Birch vs Maple Drums – Best Wood for Drum Shells?

Author: Brett Clur | Updated: | This post may contain affiliate links.

The biggest thing that affects the sound drums make is the type of wood the shells are made from. Every drum kit is made from one or two types of wood and each wood has distinct sound qualities. Two of the main woods used in drums are birch and maple.

Why are these woods so popular and what features do they offer? I’ll discuss that in details below.

Before that, if you just want to know the main differences between birch and maple drums, here it is:

Birch drums sound brighter and punchier than maple, and with more attack they cut through the mix easier. Maple drums sound much warmer and offer more sustain. While birch drums bring out the mid-range, maple is known for its deep bass. Lastly, maple kits tend to cost slightly more than Birch drum sets.

Birch Wood

Birch wood makes a drum kit have a bright tone. It brings out the mid and high frequencies, giving the drums a punchy sound. When playing on birch kits, you’ll notice that the toms have a lot of attack, meaning they’ll cut through mixes a lot more easily than other woods will.

Birch drum kits will typically sound better when tuned medium to tight. This is because the tighter the drums are tuned, the more attack they’ll have, emphasizing the qualities of the birch wood.

Birch drums also have short sustain which means they won’t ring for very long. The sound of a tom gets out the way very quickly after hitting it.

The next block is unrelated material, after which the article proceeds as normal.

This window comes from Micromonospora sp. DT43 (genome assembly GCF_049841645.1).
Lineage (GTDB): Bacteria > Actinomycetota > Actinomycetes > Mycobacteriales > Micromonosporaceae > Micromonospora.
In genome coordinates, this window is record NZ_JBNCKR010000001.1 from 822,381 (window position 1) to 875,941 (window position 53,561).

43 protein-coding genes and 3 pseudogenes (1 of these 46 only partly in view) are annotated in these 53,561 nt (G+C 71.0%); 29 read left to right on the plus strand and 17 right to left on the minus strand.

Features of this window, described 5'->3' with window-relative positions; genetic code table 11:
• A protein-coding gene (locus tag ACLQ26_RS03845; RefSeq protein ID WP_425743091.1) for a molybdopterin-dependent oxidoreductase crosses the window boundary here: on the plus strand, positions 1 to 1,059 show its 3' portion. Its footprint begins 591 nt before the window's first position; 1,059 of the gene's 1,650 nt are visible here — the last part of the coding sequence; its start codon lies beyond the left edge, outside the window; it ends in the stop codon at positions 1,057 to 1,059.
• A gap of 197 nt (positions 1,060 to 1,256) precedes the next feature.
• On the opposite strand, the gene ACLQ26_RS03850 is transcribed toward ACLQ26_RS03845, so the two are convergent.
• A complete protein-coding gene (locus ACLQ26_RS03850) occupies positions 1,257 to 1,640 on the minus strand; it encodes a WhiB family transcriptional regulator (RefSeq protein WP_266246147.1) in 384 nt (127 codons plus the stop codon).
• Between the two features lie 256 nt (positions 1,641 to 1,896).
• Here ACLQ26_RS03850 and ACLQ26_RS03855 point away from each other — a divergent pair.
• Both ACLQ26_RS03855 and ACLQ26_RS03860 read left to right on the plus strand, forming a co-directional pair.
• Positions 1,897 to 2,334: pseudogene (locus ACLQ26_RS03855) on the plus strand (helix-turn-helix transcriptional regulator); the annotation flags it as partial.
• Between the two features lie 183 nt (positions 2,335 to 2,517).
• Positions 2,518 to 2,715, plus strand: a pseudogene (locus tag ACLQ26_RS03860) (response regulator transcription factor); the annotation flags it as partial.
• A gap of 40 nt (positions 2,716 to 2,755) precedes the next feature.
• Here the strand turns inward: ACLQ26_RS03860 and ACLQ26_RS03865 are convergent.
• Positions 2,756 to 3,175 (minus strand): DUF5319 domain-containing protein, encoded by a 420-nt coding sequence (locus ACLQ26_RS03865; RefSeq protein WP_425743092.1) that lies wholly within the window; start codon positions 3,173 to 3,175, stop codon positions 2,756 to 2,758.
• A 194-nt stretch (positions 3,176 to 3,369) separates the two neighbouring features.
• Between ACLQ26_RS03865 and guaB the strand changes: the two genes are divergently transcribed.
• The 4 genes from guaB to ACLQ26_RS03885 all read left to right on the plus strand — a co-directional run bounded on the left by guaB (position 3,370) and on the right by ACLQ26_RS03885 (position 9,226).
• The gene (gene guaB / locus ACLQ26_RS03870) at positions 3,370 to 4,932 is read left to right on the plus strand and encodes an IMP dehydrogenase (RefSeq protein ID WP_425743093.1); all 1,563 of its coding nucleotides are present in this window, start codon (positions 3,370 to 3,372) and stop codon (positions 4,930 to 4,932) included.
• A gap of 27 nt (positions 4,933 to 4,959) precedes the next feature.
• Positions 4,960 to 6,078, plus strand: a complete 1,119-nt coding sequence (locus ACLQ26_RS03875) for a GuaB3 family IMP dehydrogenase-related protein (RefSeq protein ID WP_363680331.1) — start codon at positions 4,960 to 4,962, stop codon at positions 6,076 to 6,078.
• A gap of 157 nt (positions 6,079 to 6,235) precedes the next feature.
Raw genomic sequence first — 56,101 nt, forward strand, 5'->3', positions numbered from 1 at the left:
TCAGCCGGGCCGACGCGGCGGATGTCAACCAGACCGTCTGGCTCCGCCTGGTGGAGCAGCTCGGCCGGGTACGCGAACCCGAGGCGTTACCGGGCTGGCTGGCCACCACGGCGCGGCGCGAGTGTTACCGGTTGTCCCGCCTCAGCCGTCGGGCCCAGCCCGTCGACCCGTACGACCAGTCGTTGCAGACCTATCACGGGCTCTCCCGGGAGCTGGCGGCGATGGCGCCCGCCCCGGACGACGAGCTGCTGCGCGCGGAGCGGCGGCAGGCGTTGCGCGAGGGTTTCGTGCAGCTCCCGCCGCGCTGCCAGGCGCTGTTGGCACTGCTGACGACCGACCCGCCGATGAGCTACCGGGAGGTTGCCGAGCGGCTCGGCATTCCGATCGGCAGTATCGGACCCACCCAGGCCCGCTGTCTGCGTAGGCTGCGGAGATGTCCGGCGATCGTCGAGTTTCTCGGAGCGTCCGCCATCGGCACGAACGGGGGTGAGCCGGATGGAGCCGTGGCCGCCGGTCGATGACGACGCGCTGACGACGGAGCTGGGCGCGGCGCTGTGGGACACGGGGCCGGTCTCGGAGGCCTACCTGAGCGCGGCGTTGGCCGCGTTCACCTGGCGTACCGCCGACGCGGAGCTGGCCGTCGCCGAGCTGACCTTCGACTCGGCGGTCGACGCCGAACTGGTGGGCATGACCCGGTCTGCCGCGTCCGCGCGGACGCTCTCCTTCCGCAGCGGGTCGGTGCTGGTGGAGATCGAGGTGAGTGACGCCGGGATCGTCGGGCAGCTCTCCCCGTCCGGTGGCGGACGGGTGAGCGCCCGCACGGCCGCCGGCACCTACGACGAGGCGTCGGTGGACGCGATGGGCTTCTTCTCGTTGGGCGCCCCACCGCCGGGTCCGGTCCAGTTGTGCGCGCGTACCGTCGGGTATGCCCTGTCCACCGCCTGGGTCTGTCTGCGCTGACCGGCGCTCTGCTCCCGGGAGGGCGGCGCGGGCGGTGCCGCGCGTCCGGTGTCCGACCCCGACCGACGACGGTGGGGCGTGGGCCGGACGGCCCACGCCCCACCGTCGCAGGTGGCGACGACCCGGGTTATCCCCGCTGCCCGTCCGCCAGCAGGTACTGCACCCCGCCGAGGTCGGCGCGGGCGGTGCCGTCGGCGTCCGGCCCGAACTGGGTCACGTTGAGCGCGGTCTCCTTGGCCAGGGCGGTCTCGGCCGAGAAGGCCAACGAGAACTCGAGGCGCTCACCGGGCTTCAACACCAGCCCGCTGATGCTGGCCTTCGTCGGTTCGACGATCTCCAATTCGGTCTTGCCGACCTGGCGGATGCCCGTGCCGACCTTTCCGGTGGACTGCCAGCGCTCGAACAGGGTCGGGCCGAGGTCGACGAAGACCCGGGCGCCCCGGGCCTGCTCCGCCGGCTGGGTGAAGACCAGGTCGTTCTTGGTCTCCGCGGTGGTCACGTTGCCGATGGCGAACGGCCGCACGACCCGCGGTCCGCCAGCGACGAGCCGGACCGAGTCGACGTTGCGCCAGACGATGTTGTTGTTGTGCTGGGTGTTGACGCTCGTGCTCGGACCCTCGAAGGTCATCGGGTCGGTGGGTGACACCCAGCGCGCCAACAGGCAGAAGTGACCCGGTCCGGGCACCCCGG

I teach drums on a Yamaha Stage Custom, and I’m always pleasantly surprised at the punchiness of the toms. I found that even when my beginner students hit them, they sing out incredibly easily. Usually, when beginners play drums they don’t hit confidently, so the tom sound is quite mellow. Not with the birch kit.

Lastly, birch drums are a lot more common to find than maple drums. These are the most popular birch drum kits currently. I’ve personally tried and liked the Yamaha Stage Custom Birch. It’s a fantastic kit for the price. If you’re looking for a more premium option, you can’t go wrong with the Pearl Session Studio Select.

Maple Wood

Drums with maple wood are a lot warmer, sounding great when tuned low to medium. There’s a lot more bass to each drum, giving them that earthy sound. Maples drums tend to blend into mixes if they’re not tuned tightly.

Maple drums have the potential to have a huge sound that works well for hard hitters. They also give the drummer a lot of control over their tones.

The sustain is long, especially when tuned loosely. The toms tend to ring a lot longer than the ones that are made from birch wood.

Maple drums aren’t made as frequently as birch drums. But they’re still loved for their tonal characteristics.

Right now, these maple drum sets are the most popular. My personal favorite are the Gretsch Catalina Maple, DW Design Series Maple, and Pearl Decade Maple.

Another notable maple kit to mention is the Tama Superstar Hyper-Drive Duo. I’ve been using this as my main gigging and recording kit for a few years. I love the sound the toms make, and I’ve found they translate very well through microphones.

Maple is pretty good for doing drum recordings. My Tama kit has been the center of all my Instagram and YouTube drum videos, and the maple shells have served me incredibly well.

Styles of Music

The tonal differences between the two kinds of wood are very slight, meaning only seasoned professionals will be able to hear the difference. However, each wood does cater better to certain styles of music. This is because the instrumentation in a particular musical style will determine how loud or soft, or how bright or warm the drums need to be.

One style of music that a lot of drummers play is rock. Both kinds of wood will work well in most rock settings, but birch will be better in settings that require fast playing with tight drum parts.